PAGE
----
Tips for Writing Broadcast News Copy

Keep It Short and Conversational

Anchor man and woman at a news desk smiling at the camera.

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The idea behind news writing is pretty simple: keep it short and to the point. Everyone writing for a newspaper or website knows this.

But that idea gets taken to a new level with it comes to writing copy for radio or television broadcasts. There are lots of tips for broadcast news writing that make the job a little easier.

Keep It Simple

Newspaper reporters who want to show off their writing style occasionally insert a fancy word into a story. That just doesn't work in broadcast news writing. Broadcast copy must be as simple as possible. Remember, viewers aren't reading what you're writing, they're hearing it. People watching TV or listening to the radio generally don't have time to check a dictionary.

So keep your sentences simple and use basic, easily understood words. If you find you've put a longer word in a sentence, replace it with a shorter one.


  • Print: The physician conducted an extensive autopsy on the decedent.
  • Broadcast: The doctor did an autopsy on the body.

Keep It Short

Generally, sentences in broadcast copy should be even shorter than those found in print articles. Why? Shorter sentences are more easily understood than long ones.

Also, remember that broadcast copy must be read out loud. If you write a sentence that's too long, the news anchor will be gasping for breath just to finish it. Individual sentences in broadcast copy should be short enough to be easily read in one breath.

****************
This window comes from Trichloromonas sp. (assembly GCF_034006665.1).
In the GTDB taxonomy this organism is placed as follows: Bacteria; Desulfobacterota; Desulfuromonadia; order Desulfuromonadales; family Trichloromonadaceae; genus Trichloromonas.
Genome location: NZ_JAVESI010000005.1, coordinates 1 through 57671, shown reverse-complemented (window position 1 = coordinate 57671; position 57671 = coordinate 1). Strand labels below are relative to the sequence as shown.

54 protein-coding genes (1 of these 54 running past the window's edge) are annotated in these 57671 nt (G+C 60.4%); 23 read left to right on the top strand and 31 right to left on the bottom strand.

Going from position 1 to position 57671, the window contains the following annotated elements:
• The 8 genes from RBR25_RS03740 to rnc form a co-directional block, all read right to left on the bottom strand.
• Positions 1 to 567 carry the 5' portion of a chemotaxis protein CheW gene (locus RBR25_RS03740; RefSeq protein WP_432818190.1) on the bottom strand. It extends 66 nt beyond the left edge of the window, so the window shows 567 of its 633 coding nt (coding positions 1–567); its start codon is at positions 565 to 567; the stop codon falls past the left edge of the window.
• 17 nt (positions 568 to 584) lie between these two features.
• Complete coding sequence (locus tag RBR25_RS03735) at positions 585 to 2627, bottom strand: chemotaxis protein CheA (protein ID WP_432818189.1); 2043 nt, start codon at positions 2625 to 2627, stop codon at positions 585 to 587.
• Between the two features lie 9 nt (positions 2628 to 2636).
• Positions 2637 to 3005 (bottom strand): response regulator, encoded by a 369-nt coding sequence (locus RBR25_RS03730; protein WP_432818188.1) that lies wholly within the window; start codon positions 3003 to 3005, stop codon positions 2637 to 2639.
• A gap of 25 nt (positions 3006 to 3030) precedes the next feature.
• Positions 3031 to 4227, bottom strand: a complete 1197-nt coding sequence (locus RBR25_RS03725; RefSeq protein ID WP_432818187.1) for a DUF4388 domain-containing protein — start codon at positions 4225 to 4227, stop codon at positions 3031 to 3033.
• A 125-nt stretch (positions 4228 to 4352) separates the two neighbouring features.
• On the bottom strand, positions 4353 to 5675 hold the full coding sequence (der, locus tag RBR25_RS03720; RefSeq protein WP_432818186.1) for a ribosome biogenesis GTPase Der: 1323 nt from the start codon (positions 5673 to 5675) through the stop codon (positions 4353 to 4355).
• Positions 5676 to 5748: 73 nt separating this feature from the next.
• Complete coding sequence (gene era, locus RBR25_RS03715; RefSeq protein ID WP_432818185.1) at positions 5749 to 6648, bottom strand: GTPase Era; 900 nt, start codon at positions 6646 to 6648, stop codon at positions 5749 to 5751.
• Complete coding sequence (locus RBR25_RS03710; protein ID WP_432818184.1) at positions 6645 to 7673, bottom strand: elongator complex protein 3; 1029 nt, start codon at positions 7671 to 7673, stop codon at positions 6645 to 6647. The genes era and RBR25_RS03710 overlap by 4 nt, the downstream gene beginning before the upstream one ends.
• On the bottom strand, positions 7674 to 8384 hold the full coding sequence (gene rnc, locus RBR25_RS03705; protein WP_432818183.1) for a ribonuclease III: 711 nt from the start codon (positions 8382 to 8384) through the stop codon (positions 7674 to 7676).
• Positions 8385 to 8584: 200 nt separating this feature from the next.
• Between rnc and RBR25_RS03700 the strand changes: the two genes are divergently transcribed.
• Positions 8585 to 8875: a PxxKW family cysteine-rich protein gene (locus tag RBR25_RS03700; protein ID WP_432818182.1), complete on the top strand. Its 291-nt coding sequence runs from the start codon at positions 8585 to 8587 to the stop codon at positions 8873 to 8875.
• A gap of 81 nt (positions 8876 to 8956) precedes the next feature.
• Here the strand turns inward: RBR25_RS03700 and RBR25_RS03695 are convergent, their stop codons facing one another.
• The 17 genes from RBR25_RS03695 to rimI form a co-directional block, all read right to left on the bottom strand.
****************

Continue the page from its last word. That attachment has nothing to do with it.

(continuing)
• Print: President Barack Obama and congressional Democrats sought to ease Republican complaints about a massive economic stimulus plan Friday, meeting with GOP leaders in the White House and promising to consider some of their recommendations.
  • Broadcast: President Barack Obama met with Republican leaders in Congress today. The Republicans aren't happy with Obama's big economic stimulus plan. Obama says he'll consider their ideas.

Keep It Conversational

Many sentences found in newspaper stories simply sound stilted and unwieldy when they're read out loud. Use a conversational style in your broadcast writing. Doing so will make it sound more like real speech, as opposed to a script someone is reading.


  • Print: Pope Benedict XVI joined U.S. President Barack Obama and Queen Elizabeth II on Friday by launching his own YouTube channel, the latest Vatican effort to reach out to the digital generation.
  • Broadcast: President Obama has a Youtube channel. So does Queen Elizabeth. Now Pope Benedict has one, too. The pope wants to use the new channel to reach out to young people.

Use One Main Idea per Sentence

Sentences in newspaper stories sometimes contain several ideas, usually in clauses that are broken up by commas.

But in broadcast writing, you really shouldn't put more than one main idea in each sentence. Why not? You guessed it — put more than one main idea per sentence and that sentence will be too long.